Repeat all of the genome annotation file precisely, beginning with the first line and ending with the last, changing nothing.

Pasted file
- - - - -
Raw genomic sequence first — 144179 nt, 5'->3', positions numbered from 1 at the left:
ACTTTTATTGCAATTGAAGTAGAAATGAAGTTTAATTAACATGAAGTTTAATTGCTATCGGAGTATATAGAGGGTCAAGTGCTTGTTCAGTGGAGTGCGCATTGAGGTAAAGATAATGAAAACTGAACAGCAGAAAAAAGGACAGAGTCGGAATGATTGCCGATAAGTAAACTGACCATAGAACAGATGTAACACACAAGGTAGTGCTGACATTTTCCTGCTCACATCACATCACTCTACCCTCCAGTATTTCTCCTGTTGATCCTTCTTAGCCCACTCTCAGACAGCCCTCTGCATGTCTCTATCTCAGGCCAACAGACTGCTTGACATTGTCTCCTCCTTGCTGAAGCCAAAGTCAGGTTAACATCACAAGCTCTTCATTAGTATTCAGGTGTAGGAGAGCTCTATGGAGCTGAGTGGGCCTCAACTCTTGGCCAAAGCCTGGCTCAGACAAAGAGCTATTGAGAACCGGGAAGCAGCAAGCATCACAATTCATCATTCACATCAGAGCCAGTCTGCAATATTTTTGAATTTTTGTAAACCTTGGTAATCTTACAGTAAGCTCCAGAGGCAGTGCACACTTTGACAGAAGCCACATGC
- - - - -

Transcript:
Raw genomic sequence first — 144179 nt, 5'->3', positions numbered from 1 at the left:
ACTTTTATTGCAATTGAAGTAGAAATGAAGTTTAATTAACATGAAGTTTAATTGCTATCGGAGTATATAGAGGGTCAAGTGCTTGTTCAGTGGAGTGCGCATTGAGGTAAAGATAATGAAAACTGAACAGCAGAAAAAAGGACAGAGTCGGAATGATTGCCGATAAGTAAACTGACCATAGAACAGATGTAACACACAAGGTAGTGCTGACATTTTCCTGCTCACATCACATCACTCTACCCTCCAGTATTTCTCCTGTTGATCCTTCTTAGCCCACTCTCAGACAGCCCTCTGCATGTCTCTATCTCAGGCCAACAGACTGCTTGACATTGTCTCCTCCTTGCTGAAGCCAAAGTCAGGTTAACATCACAAGCTCTTCATTAGTATTCAGGTGTAGGAGAGCTCTATGGAGCTGAGTGGGCCTCAACTCTTGGCCAAAGCCTGGCTCAGACAAAGAGCTATTGAGAACCGGGAAGCAGCAAGCATCACAATTCATCATTCACATCAGAGCCAGTCTGCAATATTTTTGAATTTTTGTAAACCTTGGTAATCTTACAGTAAGCTCCAGAGGCAGTGCACACTTTGACAGAAGCCACATGC